Adjumani farmers ask govt to regulate sunflower price
What you need to know:
- The farmers claim, they buy the sunflower seeds expensively and yet they sell cheaply which does not cover the cost of production.
More than 500 sunflower growers in Adjumani District under the Development Initiative for Northern Uganda (DINU), an organisation that is piloting the growing of oilseed crops, are crying foul over the low price of sunflower.
The farmers claim, they buy the sunflower seeds expensively and yet they sell cheaply which does not cover the cost of production.
Mr Godfrey Drici, a resident of Tamana village, said he has persisted in growing sunflower for the last three years because it is resistant to climatic changes and not labour intensive.
“We buy the seeds at the cost of Shs65,000 a kilo but we sell a kilogramme at Shs1,200 upon harvest. We also have challenges of seed dormancy where some seeds do not germinate and these leaves us in losses,” Drici says.
He adds: “At the parish, we produce close to four tonnes of sunflower every season, but we need the assistance of the government to regulate the price of sunflower. We sell at prices imposed on us by the traders.”
Ms Alice Mura, 34, a resident of the same village adds that she has been planting for at least two seasons every year in the last three years.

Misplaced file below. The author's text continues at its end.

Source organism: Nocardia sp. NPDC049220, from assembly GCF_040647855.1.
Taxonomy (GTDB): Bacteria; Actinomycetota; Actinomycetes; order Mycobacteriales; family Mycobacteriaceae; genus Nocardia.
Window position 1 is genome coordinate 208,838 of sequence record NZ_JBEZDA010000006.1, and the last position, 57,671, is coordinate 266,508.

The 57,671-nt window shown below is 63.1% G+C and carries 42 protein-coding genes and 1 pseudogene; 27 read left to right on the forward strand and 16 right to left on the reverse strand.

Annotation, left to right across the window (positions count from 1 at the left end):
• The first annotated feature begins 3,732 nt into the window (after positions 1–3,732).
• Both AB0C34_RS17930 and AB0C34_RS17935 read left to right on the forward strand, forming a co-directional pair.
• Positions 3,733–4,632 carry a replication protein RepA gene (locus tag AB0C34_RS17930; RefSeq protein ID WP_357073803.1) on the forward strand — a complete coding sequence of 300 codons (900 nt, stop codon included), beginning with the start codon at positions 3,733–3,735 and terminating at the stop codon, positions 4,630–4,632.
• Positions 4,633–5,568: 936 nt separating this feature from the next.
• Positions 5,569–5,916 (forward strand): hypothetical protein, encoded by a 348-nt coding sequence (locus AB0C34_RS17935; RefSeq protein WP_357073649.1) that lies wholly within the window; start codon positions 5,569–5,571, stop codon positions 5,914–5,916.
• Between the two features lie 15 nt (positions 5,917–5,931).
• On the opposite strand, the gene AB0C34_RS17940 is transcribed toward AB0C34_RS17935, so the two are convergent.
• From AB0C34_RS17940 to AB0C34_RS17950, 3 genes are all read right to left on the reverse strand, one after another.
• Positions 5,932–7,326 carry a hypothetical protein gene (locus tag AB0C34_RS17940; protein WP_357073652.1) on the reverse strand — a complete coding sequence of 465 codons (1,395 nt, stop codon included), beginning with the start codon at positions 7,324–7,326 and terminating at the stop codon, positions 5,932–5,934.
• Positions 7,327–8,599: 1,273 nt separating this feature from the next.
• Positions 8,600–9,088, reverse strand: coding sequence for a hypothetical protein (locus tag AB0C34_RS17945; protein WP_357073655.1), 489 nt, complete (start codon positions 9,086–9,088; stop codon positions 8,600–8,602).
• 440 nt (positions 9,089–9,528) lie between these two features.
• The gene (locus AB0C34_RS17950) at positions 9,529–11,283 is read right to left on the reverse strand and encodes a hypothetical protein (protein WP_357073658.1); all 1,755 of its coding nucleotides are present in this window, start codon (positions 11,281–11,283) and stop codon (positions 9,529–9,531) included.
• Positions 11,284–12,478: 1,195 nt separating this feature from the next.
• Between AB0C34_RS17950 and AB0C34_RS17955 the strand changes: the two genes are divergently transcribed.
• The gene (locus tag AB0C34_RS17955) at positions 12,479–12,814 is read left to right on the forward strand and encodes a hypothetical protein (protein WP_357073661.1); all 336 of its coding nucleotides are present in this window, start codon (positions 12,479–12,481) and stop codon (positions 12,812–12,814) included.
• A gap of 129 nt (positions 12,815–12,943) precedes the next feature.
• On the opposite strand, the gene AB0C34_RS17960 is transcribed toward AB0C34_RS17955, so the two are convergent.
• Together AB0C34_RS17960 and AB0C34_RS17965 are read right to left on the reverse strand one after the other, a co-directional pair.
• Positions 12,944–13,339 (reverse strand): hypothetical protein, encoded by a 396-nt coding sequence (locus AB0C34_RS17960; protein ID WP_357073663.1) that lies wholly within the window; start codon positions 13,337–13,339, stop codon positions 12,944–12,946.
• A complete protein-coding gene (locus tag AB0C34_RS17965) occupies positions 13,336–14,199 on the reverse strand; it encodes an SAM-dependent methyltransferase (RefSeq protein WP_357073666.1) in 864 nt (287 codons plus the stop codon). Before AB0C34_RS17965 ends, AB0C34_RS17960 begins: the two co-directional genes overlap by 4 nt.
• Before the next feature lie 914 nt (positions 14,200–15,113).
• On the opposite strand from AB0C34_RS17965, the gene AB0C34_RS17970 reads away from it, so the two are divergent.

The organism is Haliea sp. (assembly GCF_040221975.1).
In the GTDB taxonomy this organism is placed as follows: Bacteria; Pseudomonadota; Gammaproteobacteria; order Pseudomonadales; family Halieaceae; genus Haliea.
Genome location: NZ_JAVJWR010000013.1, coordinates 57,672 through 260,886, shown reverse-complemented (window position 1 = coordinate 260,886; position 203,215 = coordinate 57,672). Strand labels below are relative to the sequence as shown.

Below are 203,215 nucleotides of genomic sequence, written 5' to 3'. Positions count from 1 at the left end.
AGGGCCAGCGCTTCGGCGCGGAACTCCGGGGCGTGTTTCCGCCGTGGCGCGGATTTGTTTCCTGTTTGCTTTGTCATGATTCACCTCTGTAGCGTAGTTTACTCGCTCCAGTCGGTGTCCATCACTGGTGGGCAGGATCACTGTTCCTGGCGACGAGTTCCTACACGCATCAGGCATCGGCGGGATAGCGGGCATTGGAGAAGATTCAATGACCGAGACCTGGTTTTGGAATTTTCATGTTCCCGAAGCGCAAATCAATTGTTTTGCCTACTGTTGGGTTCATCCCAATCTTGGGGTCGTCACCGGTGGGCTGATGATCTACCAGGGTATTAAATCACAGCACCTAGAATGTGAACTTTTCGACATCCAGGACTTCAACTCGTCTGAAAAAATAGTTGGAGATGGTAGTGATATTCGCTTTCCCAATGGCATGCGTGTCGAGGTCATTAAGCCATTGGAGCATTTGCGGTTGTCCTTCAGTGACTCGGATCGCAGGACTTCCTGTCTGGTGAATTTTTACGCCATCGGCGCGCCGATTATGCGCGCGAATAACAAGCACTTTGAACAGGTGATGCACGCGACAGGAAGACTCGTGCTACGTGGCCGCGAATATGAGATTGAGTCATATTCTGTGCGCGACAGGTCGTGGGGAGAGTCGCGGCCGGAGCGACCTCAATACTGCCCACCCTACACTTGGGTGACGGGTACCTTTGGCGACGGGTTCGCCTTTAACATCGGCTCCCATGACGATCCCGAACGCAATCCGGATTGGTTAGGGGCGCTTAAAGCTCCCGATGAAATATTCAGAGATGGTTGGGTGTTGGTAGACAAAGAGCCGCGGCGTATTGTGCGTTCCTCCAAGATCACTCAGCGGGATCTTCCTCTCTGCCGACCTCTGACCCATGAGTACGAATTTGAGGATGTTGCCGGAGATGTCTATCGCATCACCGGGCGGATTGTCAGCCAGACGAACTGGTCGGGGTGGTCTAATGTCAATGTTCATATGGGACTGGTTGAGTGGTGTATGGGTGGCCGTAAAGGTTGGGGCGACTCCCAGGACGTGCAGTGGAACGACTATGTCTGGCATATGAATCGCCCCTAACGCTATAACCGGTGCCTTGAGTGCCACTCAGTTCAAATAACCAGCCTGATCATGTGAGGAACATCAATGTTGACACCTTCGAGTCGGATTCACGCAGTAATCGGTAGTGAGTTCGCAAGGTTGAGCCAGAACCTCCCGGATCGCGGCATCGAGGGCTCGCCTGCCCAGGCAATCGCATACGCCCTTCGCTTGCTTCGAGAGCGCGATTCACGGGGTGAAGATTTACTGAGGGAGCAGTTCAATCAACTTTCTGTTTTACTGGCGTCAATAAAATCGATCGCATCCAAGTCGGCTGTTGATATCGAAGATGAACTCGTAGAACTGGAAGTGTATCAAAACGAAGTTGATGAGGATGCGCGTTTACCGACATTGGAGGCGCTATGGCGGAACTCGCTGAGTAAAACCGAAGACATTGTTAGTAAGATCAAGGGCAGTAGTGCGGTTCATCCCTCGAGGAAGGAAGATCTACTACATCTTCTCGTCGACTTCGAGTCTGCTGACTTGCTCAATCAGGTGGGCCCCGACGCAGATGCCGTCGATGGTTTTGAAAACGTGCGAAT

Mura says, for the last season she harvested six bags of sunflower and she expected to earn Shs500,000 on each sack but was shocked to only get Shs226,000 for each.
“If I get support from the government, I am willing to expand even up to 10 acres, but I am not able to buy seeds for more than three acres. We feel cheated by the buyers because they buy our sunflowers cheaply,” she says.
Farmers need two kilos to plant an acre.
High cost of production
Mr James Logwenya, the agriculture officer of Dzaipi sub-county affirmed that the cost of production of sunflowers is very high.
He says the government has intervened through DINU which is being implemented in the five sub-counties of Dzaipi, Pakele, Adropi, Itirikwa, and Ukosijoni to promote oilseeds production such as sunflower and soybean.
According to Logwenya, the farmers are planting a hybrid variety of sunflower that was imported from South Africa which is being inspected by the Ministry of Agriculture. The sunflower seeds are imported by Mukwano.
“The hybrid seeds cannot be replanted and if they repeat they will get low and poor yields, but farmers who have replanted have experienced how difficult it is, we can only advise them to increase the price so that they can cover the cost of production,” he says.
Filling the oil gap
There is a demand for edible sunflower oil and derived products such as seed cake for animal feed. Meanwhile, the government has been making efforts to ensure domestic oil production increases substantially.
To that end, farmers of the requisite raw materials have been called upon to apply correct technologies and good farming practices as advised by agricultural experts so that they would eventually boost their production.